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Deep Java Library (DJL) comes with utility classes to make it easy to capture performance metrics and other metrics during runtime. These metrics can be used to analyze and monitor inference, training performance, and stability. Metrics is the class that enables collecting metrics information. It is built as a collection of individual Metric classes.

As a container for individual metrics classes, Metrics stores them as time series data so that metric-vs-timeline analysis could be performed. It also provides convenient statistical methods for getting aggregated information, such as mean and percentile.

DJL uses the Metrics collection to store key performance indicators (KPIs) during inference and training runs. These KPIs include various latencies, CPU and GPU memory consumption, losses, etc. They can be accessed if you utilize built-in DJL classes in your applications. For examples of these built-in classes, see Use metrics with DJL. DJL also provides an easy way to keep track of your own metrics. For more information, see User defined metrics.

Use metrics with DJL

Many DJL classes keep track of relevant quantitative and qualitative metrics. DJL provides easy access to these metrics.

For example, if there is an application that uses Predictor to serve inference requests, the following code can be used to access mean and p90 latency of individual requests:

// load the image in which objects need to be detected
URL url = new URL("");
Image img = ImageFactory.getInstance().fromURL(url);

// load the model for SingleShotDetector
Criteria<Image, DetectedObjects> criteria = Criteria.builder()
    .setTypes(Image.class, DetectedObjects.class)
    .optFilter("backbone", "resnet50")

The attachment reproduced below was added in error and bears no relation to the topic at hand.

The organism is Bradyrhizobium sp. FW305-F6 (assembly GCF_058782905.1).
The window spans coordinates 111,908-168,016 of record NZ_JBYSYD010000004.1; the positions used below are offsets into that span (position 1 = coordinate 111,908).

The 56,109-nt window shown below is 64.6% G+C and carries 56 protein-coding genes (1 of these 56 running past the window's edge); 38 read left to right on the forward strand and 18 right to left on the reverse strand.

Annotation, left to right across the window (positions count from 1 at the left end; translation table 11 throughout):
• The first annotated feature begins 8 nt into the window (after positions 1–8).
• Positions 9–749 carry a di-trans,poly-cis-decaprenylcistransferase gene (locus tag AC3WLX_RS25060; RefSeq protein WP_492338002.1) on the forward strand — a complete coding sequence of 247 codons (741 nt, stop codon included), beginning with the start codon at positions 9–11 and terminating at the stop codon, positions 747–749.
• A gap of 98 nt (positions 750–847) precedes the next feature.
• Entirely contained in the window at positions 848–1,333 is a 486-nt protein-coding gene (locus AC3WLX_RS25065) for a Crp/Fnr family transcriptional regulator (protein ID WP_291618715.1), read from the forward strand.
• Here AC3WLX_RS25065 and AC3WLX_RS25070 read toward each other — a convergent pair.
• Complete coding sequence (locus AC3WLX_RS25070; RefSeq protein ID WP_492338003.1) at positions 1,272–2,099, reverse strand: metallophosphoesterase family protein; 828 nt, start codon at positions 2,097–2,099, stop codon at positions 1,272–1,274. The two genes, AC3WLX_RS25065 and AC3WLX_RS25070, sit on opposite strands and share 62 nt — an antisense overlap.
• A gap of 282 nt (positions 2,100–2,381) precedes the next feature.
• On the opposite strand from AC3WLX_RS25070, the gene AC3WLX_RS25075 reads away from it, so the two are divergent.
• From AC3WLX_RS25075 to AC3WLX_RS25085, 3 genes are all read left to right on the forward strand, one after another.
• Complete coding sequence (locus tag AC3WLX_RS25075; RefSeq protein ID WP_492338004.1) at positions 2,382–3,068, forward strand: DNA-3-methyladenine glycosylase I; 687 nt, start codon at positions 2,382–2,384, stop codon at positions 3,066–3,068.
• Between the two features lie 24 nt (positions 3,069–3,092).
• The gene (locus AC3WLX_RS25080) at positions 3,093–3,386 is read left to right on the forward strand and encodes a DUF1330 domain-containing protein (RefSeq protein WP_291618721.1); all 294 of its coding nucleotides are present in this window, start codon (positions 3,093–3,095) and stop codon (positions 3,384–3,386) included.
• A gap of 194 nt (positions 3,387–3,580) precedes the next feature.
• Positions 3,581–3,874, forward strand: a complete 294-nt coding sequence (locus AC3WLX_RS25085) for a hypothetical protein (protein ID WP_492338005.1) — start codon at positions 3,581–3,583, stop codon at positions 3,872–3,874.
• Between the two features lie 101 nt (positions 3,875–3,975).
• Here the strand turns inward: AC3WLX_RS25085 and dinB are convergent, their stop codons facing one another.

.optFilter("dataset", "voc")
    .optFilter("size", "512")

ZooModel<Image, DetectedObjects> model = criteria.loadModel();
Predictor<Image, DetectedObjects> predictor = model.newPredictor();

// instantiate metrics so that Predictor can record its performance
Metrics metrics = new Metrics();

// run object detection 100 times to generate a time series in metrics collection
for (int i = 0; i < 100; ++i) {

// inspect mean and p90 latencies of 100 inference requests
double inferenceMean = metrics.mean("Inference");
Number inferenceP90 = metrics.percentile("Inference", 90).getValue();

In order to ensure that DJL objects will capture metrics, the metrics have to be instantiated manually before engaging the functionality of DJL objects. The underlying deep learning engine optimizes the execution flow of the model's forward and backward passes. Because of this, multiple parts of the model's graph can be run in parallel for better performance.

The downside of this optimization is that it becomes tricky to measure metrics like latency. Measurement is impacted because the actual pass through the model happens at a different time than when DJL calls the engine's forward method.

In order to compensate for this, the deep learning engine provides a mechanism to ensure that a call to forward pass, for example, will not return until that pass has been executed by the engine. Because it creates a less optimal execution flow for the model's graph, this is optional functionality in DJL. By default, when no metrics object is provided for DJL class, no metrics will be recorded. This avoids an impact on execution flow optimizations. If metrics are needed, they must be instantiated from outside of the DJL object and passed in to it. The DJL object will use this Metrics object to record its relevant KPIs. After the DJL object's function returns, all recorded metrics are recorded and exposed.

User defined metrics

The DJL approach to out of the box metrics has another benefit. If an application or service needs to record its own metrics and KPIs, it can use the same approach with similar constructs.

The following is a simplistic example showing how an application can measure and record its own custom latency metric for a particular piece of code:

Metrics metrics = new Metrics();
long begin = System.nanoTime();

int i = 0;
Random r = new Random();
while (i++ < 100) {
    int sleepInterval = r.nextInt(100);
    metrics.addMetric("single_latency", sleepInterval, "ms");

long end = System.nanoTime();
metrics.addMetric("end_to_end_latency", (end-begin) / 1_000_000f, "ms");

More information

For more examples of metrics use, as well as convenient utilities provided by DJL, see: